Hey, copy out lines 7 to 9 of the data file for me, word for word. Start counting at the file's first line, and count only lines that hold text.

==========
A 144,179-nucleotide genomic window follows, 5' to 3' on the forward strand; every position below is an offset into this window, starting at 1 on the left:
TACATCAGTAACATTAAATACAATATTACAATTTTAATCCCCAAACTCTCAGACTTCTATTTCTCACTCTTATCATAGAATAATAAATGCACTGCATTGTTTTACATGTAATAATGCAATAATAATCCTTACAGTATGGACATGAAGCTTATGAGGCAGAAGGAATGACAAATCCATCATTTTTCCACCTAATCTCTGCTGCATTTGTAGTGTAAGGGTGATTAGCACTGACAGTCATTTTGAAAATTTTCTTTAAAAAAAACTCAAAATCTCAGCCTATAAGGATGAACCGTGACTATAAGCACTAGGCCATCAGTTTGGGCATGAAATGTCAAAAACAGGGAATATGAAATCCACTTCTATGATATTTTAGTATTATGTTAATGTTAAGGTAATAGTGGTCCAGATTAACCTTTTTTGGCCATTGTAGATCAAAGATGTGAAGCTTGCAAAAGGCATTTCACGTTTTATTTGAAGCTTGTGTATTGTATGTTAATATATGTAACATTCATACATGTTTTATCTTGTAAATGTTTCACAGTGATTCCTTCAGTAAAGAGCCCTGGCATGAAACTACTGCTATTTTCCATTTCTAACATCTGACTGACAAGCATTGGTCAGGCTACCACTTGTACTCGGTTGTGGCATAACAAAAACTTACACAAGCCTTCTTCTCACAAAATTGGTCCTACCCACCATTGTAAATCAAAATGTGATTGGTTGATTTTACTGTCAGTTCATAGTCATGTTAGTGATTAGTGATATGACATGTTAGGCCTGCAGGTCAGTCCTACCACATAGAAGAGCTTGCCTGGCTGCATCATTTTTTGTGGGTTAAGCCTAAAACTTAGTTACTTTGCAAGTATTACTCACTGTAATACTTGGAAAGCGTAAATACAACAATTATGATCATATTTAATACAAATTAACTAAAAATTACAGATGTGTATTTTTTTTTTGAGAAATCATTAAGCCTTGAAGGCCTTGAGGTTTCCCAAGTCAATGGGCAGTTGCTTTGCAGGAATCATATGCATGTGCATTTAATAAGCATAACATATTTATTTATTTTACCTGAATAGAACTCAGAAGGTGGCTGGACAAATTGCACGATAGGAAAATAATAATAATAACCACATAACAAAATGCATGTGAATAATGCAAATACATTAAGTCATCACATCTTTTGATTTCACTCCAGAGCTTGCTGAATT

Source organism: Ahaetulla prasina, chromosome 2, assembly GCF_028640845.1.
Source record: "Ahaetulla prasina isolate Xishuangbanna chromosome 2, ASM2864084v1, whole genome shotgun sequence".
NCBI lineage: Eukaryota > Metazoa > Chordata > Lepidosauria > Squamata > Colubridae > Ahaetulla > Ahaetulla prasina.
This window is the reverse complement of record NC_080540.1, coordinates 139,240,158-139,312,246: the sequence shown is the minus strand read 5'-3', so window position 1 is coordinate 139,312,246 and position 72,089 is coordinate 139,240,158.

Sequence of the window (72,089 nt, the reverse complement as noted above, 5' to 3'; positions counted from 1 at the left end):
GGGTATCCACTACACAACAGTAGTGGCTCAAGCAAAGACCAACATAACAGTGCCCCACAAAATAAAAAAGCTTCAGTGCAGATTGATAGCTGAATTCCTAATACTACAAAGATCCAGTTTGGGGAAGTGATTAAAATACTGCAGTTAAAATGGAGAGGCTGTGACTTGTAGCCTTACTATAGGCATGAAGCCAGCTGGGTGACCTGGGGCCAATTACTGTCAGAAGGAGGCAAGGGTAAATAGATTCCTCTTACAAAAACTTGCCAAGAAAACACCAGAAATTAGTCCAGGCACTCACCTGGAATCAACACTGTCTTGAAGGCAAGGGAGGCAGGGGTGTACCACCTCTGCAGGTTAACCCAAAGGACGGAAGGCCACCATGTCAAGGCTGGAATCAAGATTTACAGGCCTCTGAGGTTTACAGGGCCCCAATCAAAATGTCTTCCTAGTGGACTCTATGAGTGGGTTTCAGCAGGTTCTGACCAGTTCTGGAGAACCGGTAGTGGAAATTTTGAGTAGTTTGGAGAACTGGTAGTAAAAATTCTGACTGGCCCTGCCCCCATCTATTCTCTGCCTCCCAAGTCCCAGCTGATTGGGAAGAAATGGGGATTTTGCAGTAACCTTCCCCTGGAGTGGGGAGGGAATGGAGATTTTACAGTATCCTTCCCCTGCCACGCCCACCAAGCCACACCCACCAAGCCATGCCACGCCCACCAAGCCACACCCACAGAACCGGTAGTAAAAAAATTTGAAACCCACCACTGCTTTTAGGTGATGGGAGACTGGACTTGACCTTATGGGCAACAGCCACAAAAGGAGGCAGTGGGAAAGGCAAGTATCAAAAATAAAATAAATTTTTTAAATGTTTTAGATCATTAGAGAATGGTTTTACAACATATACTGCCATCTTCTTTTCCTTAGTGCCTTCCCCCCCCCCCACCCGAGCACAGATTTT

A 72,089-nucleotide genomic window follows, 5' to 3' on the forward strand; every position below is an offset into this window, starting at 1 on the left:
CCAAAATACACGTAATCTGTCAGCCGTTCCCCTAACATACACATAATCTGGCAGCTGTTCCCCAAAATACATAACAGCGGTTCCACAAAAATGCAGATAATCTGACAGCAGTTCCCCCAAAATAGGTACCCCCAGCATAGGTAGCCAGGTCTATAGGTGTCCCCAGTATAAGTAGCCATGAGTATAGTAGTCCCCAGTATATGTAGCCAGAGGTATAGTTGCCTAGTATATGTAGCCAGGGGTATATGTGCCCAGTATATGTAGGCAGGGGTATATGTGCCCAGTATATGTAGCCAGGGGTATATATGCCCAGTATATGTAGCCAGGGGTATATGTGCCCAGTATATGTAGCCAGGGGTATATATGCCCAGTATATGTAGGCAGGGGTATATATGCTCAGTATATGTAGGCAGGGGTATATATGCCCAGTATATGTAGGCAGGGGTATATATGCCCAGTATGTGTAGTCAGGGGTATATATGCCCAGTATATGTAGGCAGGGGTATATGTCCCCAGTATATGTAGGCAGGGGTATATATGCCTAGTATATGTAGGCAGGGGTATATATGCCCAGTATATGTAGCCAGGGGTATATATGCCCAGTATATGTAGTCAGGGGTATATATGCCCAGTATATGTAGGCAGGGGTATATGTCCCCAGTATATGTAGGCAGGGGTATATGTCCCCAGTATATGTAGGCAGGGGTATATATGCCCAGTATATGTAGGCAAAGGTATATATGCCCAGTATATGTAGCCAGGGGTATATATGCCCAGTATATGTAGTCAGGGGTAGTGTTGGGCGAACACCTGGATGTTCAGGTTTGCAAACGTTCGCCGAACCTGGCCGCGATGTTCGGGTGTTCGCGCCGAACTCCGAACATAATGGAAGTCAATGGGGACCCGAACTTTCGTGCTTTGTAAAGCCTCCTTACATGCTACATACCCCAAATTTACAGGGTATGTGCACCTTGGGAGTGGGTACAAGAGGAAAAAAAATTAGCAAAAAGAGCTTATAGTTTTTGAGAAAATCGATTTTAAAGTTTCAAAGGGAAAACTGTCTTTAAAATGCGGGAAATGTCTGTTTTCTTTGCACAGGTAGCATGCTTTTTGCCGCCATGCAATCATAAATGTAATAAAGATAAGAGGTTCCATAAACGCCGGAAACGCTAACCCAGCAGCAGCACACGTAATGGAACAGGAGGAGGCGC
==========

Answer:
Sequence of the window (72,089 nt, the reverse complement as noted above, 5' to 3'; positions counted from 1 at the left end):
GGGTATCCACTACACAACAGTAGTGGCTCAAGCAAAGACCAACATAACAGTGCCCCACAAAATAAAAAAGCTTCAGTGCAGATTGATAGCTGAATTCCTAATACTACAAAGATCCAGTTTGGGGAAGTGATTAAAATACTGCAGTTAAAATGGAGAGGCTGTGACTTGTAGCCTTACTATAGGCATGAAGCCAGCTGGGTGACCTGGGGCCAATTACTGTCAGAAGGAGGCAAGGGTAAATAGATTCCTCTTACAAAAACTTGCCAAGAAAACACCAGAAATTAGTCCAGGCACTCACCTGGAATCAACACTGTCTTGAAGGCAAGGGAGGCAGGGGTGTACCACCTCTGCAGGTTAACCCAAAGGACGGAAGGCCACCATGTCAAGGCTGGAATCAAGATTTACAGGCCTCTGAGGTTTACAGGGCCCCAATCAAAATGTCTTCCTAGTGGACTCTATGAGTGGGTTTCAGCAGGTTCTGACCAGTTCTGGAGAACCGGTAGTGGAAATTTTGAGTAGTTTGGAGAACTGGTAGTAAAAATTCTGACTGGCCCTGCCCCCATCTATTCTCTGCCTCCCAAGTCCCAGCTGATTGGGAAGAAATGGGGATTTTGCAGTAACCTTCCCCTGGAGTGGGGAGGGAATGGAGATTTTACAGTATCCTTCCCCTGCCACGCCCACCAAGCCACACCCACCAAGCCATGCCACGCCCACCAAGCCACACCCACAGAACCGGTAGTAAAAAAATTTGAAACCCACCACTGCTTTTAGGTGATGGGAGACTGGACTTGACCTTATGGGCAACAGCCACAAAAGGAGGCAGTGGGAAAGGCAAGTATCAAAAATAAAATAAATTTTTTAAATGTTTTAGATCATTAGAGAATGGTTTTACAACATATACTGCCATCTTCTTTTCCTTAGTGCCTTCCCCCCCCCCCACCCGAGCACAGATTTT

A 72,089-nucleotide genomic window follows, 5' to 3' on the forward strand; every position below is an offset into this window, starting at 1 on the left: